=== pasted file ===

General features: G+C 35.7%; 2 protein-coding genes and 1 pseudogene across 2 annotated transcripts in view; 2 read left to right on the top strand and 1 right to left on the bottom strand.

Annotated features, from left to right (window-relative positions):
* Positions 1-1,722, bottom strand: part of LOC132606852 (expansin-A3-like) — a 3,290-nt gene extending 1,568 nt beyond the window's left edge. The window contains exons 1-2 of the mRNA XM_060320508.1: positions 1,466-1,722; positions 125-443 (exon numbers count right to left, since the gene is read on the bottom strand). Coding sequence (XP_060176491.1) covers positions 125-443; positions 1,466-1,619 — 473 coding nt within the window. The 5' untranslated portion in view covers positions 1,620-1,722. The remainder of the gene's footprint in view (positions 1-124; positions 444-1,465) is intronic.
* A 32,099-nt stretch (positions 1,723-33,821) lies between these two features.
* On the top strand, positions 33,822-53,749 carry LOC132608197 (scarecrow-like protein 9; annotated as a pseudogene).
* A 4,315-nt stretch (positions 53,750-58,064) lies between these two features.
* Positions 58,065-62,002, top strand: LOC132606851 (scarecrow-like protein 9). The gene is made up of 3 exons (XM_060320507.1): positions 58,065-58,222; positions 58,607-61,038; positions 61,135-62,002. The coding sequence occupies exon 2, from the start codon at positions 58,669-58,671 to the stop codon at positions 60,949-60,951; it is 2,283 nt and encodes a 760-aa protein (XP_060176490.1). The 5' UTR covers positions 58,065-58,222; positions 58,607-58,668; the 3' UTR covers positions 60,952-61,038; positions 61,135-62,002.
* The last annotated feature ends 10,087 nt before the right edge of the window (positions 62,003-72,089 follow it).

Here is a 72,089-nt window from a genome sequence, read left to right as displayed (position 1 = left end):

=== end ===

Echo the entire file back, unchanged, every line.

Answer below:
General features: G+C 35.7%; 2 protein-coding genes and 1 pseudogene across 2 annotated transcripts in view; 2 read left to right on the top strand and 1 right to left on the bottom strand.

Annotated features, from left to right (window-relative positions):
* Positions 1-1,722, bottom strand: part of LOC132606852 (expansin-A3-like) — a 3,290-nt gene extending 1,568 nt beyond the window's left edge. The window contains exons 1-2 of the mRNA XM_060320508.1: positions 1,466-1,722; positions 125-443 (exon numbers count right to left, since the gene is read on the bottom strand). Coding sequence (XP_060176491.1) covers positions 125-443; positions 1,466-1,619 — 473 coding nt within the window. The 5' untranslated portion in view covers positions 1,620-1,722. The remainder of the gene's footprint in view (positions 1-124; positions 444-1,465) is intronic.
* A 32,099-nt stretch (positions 1,723-33,821) lies between these two features.
* On the top strand, positions 33,822-53,749 carry LOC132608197 (scarecrow-like protein 9; annotated as a pseudogene).
* A 4,315-nt stretch (positions 53,750-58,064) lies between these two features.
* Positions 58,065-62,002, top strand: LOC132606851 (scarecrow-like protein 9). The gene is made up of 3 exons (XM_060320507.1): positions 58,065-58,222; positions 58,607-61,038; positions 61,135-62,002. The coding sequence occupies exon 2, from the start codon at positions 58,669-58,671 to the stop codon at positions 60,949-60,951; it is 2,283 nt and encodes a 760-aa protein (XP_060176490.1). The 5' UTR covers positions 58,065-58,222; positions 58,607-58,668; the 3' UTR covers positions 60,952-61,038; positions 61,135-62,002.
* The last annotated feature ends 10,087 nt before the right edge of the window (positions 62,003-72,089 follow it).

Here is a 72,089-nt window from a genome sequence, read left to right as displayed (position 1 = left end):